Tuesday, April 20, 2004

Commissioners may change site inspection law



By John Kiesewetter
The Cincinnati Enquirer

LIBERTY TWP. - As remedial work began at the lead-tainted Lexington Manor subdivision Monday, Butler County commissioners considered a plan to prevent hazardous sites from being developed for residential use.

map A backhoe operator Monday began digging up the backyard of 5910 Furlong Way, marked off with yellow tape and orange cones, at Greater Cincinnati's largest residential lead contamination site.

What was once the backyard of Craig and Janet Higgins will become the staging area for lead-tainted dirt to be excavated later this week, said Steve Renninger, on-scene coordinator for the U.S. Environmental Protection Agency.

The U.S. EPA declared the 26-acre subdivision a Superfund cleanup site last May. Soil samples last year showed hazardous lead levels - up to 10,000 parts per million - far above the federal standard of 400 parts per million as toxic.

Ryland Homes has agreed to remove up to 25 million tons of contaminated dirt from around 32 of the 42 homes built since 2001. The cleanup is expected to cost Ryland $2.5 million and take 16-20 weeks.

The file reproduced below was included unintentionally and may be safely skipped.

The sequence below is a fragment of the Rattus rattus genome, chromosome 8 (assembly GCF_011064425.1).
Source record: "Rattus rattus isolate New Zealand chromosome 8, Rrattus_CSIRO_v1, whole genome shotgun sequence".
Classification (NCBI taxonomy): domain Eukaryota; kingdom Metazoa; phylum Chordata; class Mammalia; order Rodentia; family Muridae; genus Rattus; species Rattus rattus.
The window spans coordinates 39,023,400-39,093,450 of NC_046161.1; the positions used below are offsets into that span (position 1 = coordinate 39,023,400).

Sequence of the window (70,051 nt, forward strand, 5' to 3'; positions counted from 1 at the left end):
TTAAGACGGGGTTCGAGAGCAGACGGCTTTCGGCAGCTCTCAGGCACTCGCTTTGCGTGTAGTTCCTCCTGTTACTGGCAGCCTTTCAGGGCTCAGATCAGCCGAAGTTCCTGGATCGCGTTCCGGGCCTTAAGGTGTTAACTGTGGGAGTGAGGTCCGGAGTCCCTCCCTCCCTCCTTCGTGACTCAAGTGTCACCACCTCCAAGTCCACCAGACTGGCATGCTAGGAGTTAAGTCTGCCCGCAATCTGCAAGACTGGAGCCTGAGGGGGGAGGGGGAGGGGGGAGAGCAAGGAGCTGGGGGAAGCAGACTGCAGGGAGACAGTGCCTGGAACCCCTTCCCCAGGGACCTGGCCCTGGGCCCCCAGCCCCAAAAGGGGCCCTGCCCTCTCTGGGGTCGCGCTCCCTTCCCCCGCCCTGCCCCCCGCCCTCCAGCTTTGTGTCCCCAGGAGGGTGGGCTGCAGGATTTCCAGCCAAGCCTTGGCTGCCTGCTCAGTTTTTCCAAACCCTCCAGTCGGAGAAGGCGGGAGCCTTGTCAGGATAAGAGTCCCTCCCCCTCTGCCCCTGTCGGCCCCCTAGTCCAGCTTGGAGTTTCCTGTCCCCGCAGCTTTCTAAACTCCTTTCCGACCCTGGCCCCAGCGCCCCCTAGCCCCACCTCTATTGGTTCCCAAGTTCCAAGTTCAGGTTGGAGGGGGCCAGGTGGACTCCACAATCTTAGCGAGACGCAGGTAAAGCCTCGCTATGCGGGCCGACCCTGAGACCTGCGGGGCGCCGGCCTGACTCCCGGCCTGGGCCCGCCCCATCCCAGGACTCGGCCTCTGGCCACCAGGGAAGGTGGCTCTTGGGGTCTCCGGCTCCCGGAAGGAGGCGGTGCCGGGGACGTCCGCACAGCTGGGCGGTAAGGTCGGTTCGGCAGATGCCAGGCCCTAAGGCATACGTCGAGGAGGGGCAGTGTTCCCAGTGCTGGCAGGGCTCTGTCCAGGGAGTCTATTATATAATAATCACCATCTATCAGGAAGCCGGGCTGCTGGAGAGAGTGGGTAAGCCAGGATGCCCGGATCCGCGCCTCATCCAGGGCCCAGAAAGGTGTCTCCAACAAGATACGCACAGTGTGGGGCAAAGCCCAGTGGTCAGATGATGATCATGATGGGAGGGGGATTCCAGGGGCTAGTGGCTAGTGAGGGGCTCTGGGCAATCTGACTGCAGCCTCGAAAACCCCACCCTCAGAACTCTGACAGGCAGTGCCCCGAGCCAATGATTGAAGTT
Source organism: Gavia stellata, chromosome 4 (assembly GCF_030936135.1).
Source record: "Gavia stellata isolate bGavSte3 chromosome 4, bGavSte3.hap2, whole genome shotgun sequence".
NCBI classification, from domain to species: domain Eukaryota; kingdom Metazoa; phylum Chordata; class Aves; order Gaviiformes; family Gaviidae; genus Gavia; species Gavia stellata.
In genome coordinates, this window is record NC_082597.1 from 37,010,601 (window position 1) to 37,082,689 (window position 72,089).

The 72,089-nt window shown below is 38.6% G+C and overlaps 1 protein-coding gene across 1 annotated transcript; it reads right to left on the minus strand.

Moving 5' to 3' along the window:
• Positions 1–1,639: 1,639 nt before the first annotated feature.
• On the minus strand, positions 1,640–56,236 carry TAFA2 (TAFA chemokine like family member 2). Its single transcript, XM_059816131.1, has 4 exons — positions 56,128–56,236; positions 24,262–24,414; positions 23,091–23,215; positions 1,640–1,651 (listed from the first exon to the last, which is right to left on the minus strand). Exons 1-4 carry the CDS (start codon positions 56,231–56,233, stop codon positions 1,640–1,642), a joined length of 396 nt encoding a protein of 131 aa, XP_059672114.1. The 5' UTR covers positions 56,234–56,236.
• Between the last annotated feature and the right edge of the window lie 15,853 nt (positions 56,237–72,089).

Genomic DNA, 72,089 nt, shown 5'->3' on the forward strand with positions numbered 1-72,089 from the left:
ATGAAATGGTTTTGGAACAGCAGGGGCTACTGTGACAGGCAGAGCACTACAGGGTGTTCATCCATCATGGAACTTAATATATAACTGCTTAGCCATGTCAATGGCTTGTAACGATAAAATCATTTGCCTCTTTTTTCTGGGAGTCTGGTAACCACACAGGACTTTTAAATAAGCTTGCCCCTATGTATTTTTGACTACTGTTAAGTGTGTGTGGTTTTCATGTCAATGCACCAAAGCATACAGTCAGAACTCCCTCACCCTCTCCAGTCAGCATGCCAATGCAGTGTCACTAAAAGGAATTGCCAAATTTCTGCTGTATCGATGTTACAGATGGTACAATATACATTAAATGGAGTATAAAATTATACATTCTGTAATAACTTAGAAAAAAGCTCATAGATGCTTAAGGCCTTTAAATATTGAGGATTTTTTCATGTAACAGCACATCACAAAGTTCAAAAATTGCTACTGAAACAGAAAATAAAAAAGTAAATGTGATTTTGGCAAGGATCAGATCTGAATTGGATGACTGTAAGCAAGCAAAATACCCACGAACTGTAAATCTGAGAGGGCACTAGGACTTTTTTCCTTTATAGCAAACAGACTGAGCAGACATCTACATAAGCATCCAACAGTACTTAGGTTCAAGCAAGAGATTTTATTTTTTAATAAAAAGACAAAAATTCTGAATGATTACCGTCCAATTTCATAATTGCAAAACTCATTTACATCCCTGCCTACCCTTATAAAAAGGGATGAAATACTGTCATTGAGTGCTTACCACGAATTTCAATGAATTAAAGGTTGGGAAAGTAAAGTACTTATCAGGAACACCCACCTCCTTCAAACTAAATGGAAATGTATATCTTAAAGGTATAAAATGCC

Until 1969, the Hamilton Sportsman's Association operated a skeet-shooting range on the property along Millikin Road. The revelation of a second Butler County subdivision built on an old shooting range - a mile west along Millikin Road, in Fairfield Township - has prompted commissioners to talk about requiring environmental assessments by residential developers.

Many banks make residential and commercial developers do such studies before financing projects, said Dave Fehr, assistant Butler County planning director. Fehr was asked to research environmental assessments this month, after the Ohio Environmental Protection Agency found nontoxic levels of lead in Brentwood Estates subdivision, built in the late 1970s next to Butler Tech.

The review costs $2,000 to $5,000, Fehr said.

Commissioners on Monday told Fehr to check with the Butler County Prosecutor's Office to see if the county has the authority to mandate the land report as a condition for approving development.

However, such a regulation may not have prevented Ryland Homes from building on the old Liberty Township shooting range.

The site developer - H.T. Investments - knew about the lead, and had the contaminated soil mixed with clean dirt, then treated with lime and buried.

The Payne Firm Inc., a Blue Ash consultant, said in a 2000 letter to Ryland that "the property is suitable for residential development."

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E-mail jkiesewetter@enquirer.com




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